Trigeminal neuralgia: Causes, symptoms, diagnosis, treatment
What is trigeminal neuralgia?
Trigeminal neuralgia is a sharp and unpredictable pain that feels like an electric shock affecting the face, teeth, gums or jaw.
What are the symptoms of trigeminal neuralgia?
The extreme pain can last from a matter of seconds to a couple of minutes. Pain attacks can affect someone rarely - or regularly - sometimes many times the same day. These may be intermittent or may come in 'volleys'.
There may be periods with no pain followed by attacks - though over time many people with the condition find the time between attacks gets shorter.
One side of the face is usually affected rather than both sides.
During an attack of trigeminal neuralgia the pain is usually too severe to do anything until the pain eases.
A person may have a sense of an attack coming on - but they can often be unexpected.
People with trigeminal neuralgia may be concerned about certain activities triggering the pain - so may try to avoid simple things like shaving or putting on makeup.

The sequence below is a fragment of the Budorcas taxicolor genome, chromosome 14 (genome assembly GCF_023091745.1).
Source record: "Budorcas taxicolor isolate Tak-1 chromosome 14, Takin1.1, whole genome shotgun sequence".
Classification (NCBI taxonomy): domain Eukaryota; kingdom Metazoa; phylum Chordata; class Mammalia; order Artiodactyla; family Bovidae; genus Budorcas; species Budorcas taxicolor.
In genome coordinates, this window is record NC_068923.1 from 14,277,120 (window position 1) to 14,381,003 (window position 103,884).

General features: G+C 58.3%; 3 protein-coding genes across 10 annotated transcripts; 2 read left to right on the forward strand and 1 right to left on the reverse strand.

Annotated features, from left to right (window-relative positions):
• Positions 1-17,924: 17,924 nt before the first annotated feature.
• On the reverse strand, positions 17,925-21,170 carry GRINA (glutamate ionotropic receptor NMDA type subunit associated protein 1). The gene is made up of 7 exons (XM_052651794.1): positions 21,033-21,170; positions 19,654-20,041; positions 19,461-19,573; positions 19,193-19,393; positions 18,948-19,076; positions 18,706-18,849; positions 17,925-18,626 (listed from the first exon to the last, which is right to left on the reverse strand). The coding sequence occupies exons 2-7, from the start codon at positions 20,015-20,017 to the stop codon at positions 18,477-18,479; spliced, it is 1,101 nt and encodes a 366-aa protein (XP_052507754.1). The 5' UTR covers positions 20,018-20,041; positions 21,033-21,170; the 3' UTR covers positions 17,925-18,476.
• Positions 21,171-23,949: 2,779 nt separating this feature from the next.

The extreme pain - and the fear of attacks - can cause mental health problems, including depression or suicidal thoughts.
Seek medical advice about trigeminal neuralgia symptoms.
What causes trigeminal neuralgia?
The trigeminal nerve is located inside the skull near the stem of the brain and is linked to other parts of the face and mouth where it receives information about touch and pain.
If this important nerve gets squashed for some reason, signals get scrambled and extreme pain signals can result.
Pressure can come from:
What triggers trigeminal neuralgia?
The extreme pain can be triggered by being in a draft, a light touch to the face, brushing teeth, a kiss, turning the head - or it can come on with no obvious trigger.
How is trigeminal neuralgia diagnosed?
A doctor or dentist will begin to diagnose trigeminal neuralgia based on the symptoms, the person's medical history and a physical examination.
They will ask about the symptoms, how the pain feels, how long it lasts and the parts of the face affected.
A dentist will usually take X-rays to check for other possible causes of the pain, such as problems with teeth.
There is no test to diagnose trigeminal neuralgia - but tests such as MRI scans may be arranged to rule out other causes of the pain, such as MS pain or sinusitis. These brain scans can also be used to look for blood vessel problems near the trigeminal nerve.